According to a report by the Congressional Research Service, 38 percent of 401(k) participants age 55 to 64 have 80 percent or more of their 401(k) assets in stocks — even though many experts say it is unwise to invest heavily in stocks so close to retirement age because a large chunk of one’s savings could quickly evaporate in a market downturn.

Running a quick SPIA quote (assuming both of the Greene’s are 77) it seems that $60,000 would buy a joint survivor single premium immediate annuity would provide $392/mo and some of that is not even taxable (it is referred to as exclusion amount).  Let us rewind the clock and run the same quote if they were 73 – $342/month or $4,104…MORE THAN WHAT THEY WERE PULLING OUT.

Obviously hindsight is 20:20 but are you near that age? Maybe it is about time you take some risk off the table.

Not Everyone’s Retirement Will be the Same

If everyone’s working life is different why would everyone assume that retirement would be the same for everyone?  There is a portion of the article dedicated to a proposed government system where people basically buy guaranteed returns from the government.  This is fantastic since I was just thinking about how much extra money the government has lying around to take on even more risk! Jesus.

It isn’t that I can’t empathize with the Greene Family but I think that I have read too many of these stories to understand how people could be so blind to their own finances.

6 Responses to The 401(K) Doesn’t Need to Be Overhauled

  1. They were pulling out way too much at 7%. At that rate, the saving wouldn’t last long. They should cut back to 4% and just save up for the trip. I don’t know. Or maybe just enjoy life now. It’s going to be difficult to travel as you age anyway.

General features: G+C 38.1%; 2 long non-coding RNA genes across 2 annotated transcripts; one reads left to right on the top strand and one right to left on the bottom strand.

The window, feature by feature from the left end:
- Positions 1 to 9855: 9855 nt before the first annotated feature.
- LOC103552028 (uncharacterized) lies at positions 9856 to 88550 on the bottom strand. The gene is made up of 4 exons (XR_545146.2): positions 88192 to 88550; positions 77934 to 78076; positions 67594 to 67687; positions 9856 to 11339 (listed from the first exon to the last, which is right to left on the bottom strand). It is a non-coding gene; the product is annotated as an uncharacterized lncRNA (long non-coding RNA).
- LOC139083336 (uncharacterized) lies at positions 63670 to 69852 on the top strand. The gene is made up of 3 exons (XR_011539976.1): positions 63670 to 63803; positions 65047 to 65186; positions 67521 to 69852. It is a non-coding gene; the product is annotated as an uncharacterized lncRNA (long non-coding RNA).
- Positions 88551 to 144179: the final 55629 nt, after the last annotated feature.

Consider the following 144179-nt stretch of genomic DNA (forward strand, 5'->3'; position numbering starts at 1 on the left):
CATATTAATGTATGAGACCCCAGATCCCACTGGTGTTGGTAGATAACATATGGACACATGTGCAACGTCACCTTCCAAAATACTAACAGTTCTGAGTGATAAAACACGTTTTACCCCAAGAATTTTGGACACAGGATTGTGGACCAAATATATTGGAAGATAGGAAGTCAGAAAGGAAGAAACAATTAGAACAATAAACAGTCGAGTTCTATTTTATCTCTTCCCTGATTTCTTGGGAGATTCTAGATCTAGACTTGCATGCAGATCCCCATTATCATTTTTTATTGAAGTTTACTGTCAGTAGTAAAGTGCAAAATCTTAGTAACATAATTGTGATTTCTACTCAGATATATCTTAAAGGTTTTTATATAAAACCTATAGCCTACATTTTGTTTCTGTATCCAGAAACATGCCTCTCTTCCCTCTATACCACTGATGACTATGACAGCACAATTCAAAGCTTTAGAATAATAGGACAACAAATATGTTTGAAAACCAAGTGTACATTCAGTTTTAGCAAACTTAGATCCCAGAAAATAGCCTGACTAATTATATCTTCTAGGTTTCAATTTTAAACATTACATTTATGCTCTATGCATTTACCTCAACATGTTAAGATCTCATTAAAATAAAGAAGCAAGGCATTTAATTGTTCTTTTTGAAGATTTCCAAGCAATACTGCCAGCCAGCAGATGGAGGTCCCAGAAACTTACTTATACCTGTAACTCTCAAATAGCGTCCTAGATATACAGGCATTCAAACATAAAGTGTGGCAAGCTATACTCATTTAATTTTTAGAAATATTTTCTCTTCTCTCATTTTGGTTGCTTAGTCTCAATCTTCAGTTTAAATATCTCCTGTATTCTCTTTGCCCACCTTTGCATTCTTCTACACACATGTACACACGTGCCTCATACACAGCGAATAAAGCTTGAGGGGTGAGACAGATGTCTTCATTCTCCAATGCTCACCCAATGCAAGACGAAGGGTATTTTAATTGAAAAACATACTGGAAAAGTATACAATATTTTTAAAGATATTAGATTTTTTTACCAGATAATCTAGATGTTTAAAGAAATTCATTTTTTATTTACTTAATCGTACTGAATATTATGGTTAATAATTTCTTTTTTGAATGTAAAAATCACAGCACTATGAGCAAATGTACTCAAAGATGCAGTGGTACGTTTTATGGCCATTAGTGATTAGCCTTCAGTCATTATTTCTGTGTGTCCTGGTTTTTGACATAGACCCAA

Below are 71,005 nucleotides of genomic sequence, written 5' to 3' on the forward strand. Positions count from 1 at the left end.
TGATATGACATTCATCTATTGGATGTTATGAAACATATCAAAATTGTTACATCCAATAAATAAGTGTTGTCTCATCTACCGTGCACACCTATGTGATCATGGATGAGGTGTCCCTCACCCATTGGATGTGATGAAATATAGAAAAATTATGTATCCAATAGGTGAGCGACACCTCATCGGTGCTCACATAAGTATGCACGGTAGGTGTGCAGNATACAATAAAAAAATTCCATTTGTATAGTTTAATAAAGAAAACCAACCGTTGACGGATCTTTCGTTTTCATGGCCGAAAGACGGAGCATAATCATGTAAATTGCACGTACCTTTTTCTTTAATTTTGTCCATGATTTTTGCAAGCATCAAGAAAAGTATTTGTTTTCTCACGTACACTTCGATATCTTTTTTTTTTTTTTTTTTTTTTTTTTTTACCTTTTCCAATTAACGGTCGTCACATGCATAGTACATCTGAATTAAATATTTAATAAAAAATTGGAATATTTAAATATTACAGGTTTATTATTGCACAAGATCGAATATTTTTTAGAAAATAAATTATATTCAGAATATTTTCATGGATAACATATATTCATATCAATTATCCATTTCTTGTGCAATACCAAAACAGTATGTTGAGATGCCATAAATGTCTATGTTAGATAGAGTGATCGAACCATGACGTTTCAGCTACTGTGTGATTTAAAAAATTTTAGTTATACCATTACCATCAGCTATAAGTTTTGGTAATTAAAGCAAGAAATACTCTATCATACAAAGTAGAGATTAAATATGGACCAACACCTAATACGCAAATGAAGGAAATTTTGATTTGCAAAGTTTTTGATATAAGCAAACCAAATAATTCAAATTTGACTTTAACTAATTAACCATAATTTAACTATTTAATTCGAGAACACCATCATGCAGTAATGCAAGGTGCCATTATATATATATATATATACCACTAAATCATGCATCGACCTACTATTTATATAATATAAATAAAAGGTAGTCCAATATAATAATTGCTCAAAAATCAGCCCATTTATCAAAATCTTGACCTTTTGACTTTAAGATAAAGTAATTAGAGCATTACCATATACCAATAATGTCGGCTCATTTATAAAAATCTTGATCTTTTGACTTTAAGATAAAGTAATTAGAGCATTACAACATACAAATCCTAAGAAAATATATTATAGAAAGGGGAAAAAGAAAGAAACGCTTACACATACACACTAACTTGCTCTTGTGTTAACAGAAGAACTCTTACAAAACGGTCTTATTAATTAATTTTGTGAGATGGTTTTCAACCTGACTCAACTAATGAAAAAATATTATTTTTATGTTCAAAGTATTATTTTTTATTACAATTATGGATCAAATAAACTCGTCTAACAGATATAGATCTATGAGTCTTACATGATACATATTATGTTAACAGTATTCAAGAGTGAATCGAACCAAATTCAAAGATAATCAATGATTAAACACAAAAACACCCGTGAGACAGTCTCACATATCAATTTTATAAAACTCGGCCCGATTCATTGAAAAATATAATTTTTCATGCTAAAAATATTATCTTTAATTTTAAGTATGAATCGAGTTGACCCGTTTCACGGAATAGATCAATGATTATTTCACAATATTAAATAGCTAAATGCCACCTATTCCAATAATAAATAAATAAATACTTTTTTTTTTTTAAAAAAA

2. I have to agree with your assessment on his risk. I hate to say it but if that is all he had in his account he certainly wasn’t prepared to take yearly trips to Scotland either.

  3. I love how media always picks the right odd ball sensational story to make their point. If they lost 70% they must have cashed out at the bottom because the market has come back quiet strong. If my portfolio dropped 70% in investment losses I wouldn’t be withdrawing money from it if I didn’t need to and Ireland trips aren’t a need.

  4. Overhauled? Hm. They do have some drawbacks, not the least of which is limited investment choices and high costs.

    And there’s the issue that some people are very naive about investing and should not be messing around in the stock market. These folks are far, far better of in a traditional pension plan where, with any luck at all, funds are professionally managed.

    One of my students, a fifty-ish guy working as an LPN and back in school to upgrade skills in quest of a raise, did exactly what Lance describes: panicked when the market crashed and sold everything in his retirement fund. He was left with no savings to speak of and a powerful conviction that investing in the stock market is about as smart as betting at the craps table.

  5. I think the 401K system is fine, per se. The problem is that people are using it as an investment vehicle and not as long term guaranteed savings. If the 401K is used as guaranteed savings its fine. As an investment vehicle it breaks down with many individuals because they don’t monitor closely the investment options. The individual only notices when there is a gigantic drop in the market. That individual took too much risk in the first place , often based on investment adviser encouragement. An individual Roth IRA can be better because the individual actually has to do something to open it and at least has the potential to attend it a little better. Fooling around in the market with your retirement money is just that…fooling around.